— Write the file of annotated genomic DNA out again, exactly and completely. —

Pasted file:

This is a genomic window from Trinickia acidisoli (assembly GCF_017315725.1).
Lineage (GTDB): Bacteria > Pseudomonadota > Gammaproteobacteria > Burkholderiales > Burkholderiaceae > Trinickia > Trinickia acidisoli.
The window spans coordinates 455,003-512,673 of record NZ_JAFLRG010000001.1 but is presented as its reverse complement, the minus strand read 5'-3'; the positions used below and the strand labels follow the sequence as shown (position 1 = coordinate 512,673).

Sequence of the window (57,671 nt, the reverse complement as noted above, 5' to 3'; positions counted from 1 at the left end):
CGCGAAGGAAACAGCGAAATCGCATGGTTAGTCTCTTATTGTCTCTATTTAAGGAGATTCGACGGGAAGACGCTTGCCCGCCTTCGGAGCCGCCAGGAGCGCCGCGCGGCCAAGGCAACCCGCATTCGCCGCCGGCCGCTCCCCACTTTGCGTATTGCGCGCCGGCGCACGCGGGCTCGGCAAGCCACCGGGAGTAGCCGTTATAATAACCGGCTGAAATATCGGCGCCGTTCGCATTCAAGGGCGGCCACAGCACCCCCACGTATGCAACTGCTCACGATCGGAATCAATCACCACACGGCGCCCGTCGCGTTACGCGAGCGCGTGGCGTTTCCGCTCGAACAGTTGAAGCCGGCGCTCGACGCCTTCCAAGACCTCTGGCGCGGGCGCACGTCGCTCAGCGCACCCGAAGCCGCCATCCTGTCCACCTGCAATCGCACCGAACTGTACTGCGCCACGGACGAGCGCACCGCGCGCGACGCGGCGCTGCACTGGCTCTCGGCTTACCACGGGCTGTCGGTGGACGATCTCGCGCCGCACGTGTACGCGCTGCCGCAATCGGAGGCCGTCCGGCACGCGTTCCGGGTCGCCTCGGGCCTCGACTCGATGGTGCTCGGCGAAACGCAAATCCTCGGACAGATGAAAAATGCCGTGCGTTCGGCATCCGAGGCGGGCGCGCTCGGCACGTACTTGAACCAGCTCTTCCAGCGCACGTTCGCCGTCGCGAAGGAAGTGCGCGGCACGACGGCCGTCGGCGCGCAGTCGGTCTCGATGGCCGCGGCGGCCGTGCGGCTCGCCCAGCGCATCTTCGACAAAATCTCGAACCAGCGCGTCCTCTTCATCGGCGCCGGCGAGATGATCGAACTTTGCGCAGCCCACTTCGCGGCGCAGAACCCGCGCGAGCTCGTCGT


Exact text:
This is a genomic window from Trinickia acidisoli (assembly GCF_017315725.1).
Lineage (GTDB): Bacteria > Pseudomonadota > Gammaproteobacteria > Burkholderiales > Burkholderiaceae > Trinickia > Trinickia acidisoli.
The window spans coordinates 455,003-512,673 of record NZ_JAFLRG010000001.1 but is presented as its reverse complement, the minus strand read 5'-3'; the positions used below and the strand labels follow the sequence as shown (position 1 = coordinate 512,673).

Sequence of the window (57,671 nt, the reverse complement as noted above, 5' to 3'; positions counted from 1 at the left end):
CGCGAAGGAAACAGCGAAATCGCATGGTTAGTCTCTTATTGTCTCTATTTAAGGAGATTCGACGGGAAGACGCTTGCCCGCCTTCGGAGCCGCCAGGAGCGCCGCGCGGCCAAGGCAACCCGCATTCGCCGCCGGCCGCTCCCCACTTTGCGTATTGCGCGCCGGCGCACGCGGGCTCGGCAAGCCACCGGGAGTAGCCGTTATAATAACCGGCTGAAATATCGGCGCCGTTCGCATTCAAGGGCGGCCACAGCACCCCCACGTATGCAACTGCTCACGATCGGAATCAATCACCACACGGCGCCCGTCGCGTTACGCGAGCGCGTGGCGTTTCCGCTCGAACAGTTGAAGCCGGCGCTCGACGCCTTCCAAGACCTCTGGCGCGGGCGCACGTCGCTCAGCGCACCCGAAGCCGCCATCCTGTCCACCTGCAATCGCACCGAACTGTACTGCGCCACGGACGAGCGCACCGCGCGCGACGCGGCGCTGCACTGGCTCTCGGCTTACCACGGGCTGTCGGTGGACGATCTCGCGCCGCACGTGTACGCGCTGCCGCAATCGGAGGCCGTCCGGCACGCGTTCCGGGTCGCCTCGGGCCTCGACTCGATGGTGCTCGGCGAAACGCAAATCCTCGGACAGATGAAAAATGCCGTGCGTTCGGCATCCGAGGCGGGCGCGCTCGGCACGTACTTGAACCAGCTCTTCCAGCGCACGTTCGCCGTCGCGAAGGAAGTGCGCGGCACGACGGCCGTCGGCGCGCAGTCGGTCTCGATGGCCGCGGCGGCCGTGCGGCTCGCCCAGCGCATCTTCGACAAAATCTCGAACCAGCGCGTCCTCTTCATCGGCGCCGGCGAGATGATCGAACTTTGCGCAGCCCACTTCGCGGCGCAGAACCCGCGCGAGCTCGTCGT